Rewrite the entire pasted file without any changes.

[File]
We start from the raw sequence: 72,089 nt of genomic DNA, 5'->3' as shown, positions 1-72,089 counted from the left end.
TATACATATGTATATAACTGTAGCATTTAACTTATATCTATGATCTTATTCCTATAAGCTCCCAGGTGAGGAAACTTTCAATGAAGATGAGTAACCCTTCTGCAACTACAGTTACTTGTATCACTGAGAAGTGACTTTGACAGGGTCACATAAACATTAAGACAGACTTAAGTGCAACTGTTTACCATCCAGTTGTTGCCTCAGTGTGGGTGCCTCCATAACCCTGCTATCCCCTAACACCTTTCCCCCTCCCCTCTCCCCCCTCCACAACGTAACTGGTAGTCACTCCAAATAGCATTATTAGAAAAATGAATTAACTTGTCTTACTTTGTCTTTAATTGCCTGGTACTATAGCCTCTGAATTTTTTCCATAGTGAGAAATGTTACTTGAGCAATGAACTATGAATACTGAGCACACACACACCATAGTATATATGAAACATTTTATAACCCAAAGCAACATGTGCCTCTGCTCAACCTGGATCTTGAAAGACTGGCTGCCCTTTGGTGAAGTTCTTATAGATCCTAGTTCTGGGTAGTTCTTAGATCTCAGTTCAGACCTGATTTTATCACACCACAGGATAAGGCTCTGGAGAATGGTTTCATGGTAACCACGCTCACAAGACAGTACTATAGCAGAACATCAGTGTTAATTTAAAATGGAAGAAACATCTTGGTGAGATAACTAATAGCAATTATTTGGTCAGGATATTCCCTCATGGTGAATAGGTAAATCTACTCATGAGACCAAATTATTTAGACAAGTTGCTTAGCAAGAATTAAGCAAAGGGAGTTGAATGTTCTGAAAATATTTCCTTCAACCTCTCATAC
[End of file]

We start from the raw sequence: 72,089 nt of genomic DNA, 5'->3' as shown, positions 1-72,089 counted from the left end.
TATACATATGTATATAACTGTAGCATTTAACTTATATCTATGATCTTATTCCTATAAGCTCCCAGGTGAGGAAACTTTCAATGAAGATGAGTAACCCTTCTGCAACTACAGTTACTTGTATCACTGAGAAGTGACTTTGACAGGGTCACATAAACATTAAGACAGACTTAAGTGCAACTGTTTACCATCCAGTTGTTGCCTCAGTGTGGGTGCCTCCATAACCCTGCTATCCCCTAACACCTTTCCCCCTCCCCTCTCCCCCCTCCACAACGTAACTGGTAGTCACTCCAAATAGCATTATTAGAAAAATGAATTAACTTGTCTTACTTTGTCTTTAATTGCCTGGTACTATAGCCTCTGAATTTTTTCCATAGTGAGAAATGTTACTTGAGCAATGAACTATGAATACTGAGCACACACACACCATAGTATATATGAAACATTTTATAACCCAAAGCAACATGTGCCTCTGCTCAACCTGGATCTTGAAAGACTGGCTGCCCTTTGGTGAAGTTCTTATAGATCCTAGTTCTGGGTAGTTCTTAGATCTCAGTTCAGACCTGATTTTATCACACCACAGGATAAGGCTCTGGAGAATGGTTTCATGGTAACCACGCTCACAAGACAGTACTATAGCAGAACATCAGTGTTAATTTAAAATGGAAGAAACATCTTGGTGAGATAACTAATAGCAATTATTTGGTCAGGATATTCCCTCATGGTGAATAGGTAAATCTACTCATGAGACCAAATTATTTAGACAAGTTGCTTAGCAAGAATTAAGCAAAGGGAGTTGAATGTTCTGAAAATATTTCCTTCAACCTCTCATAC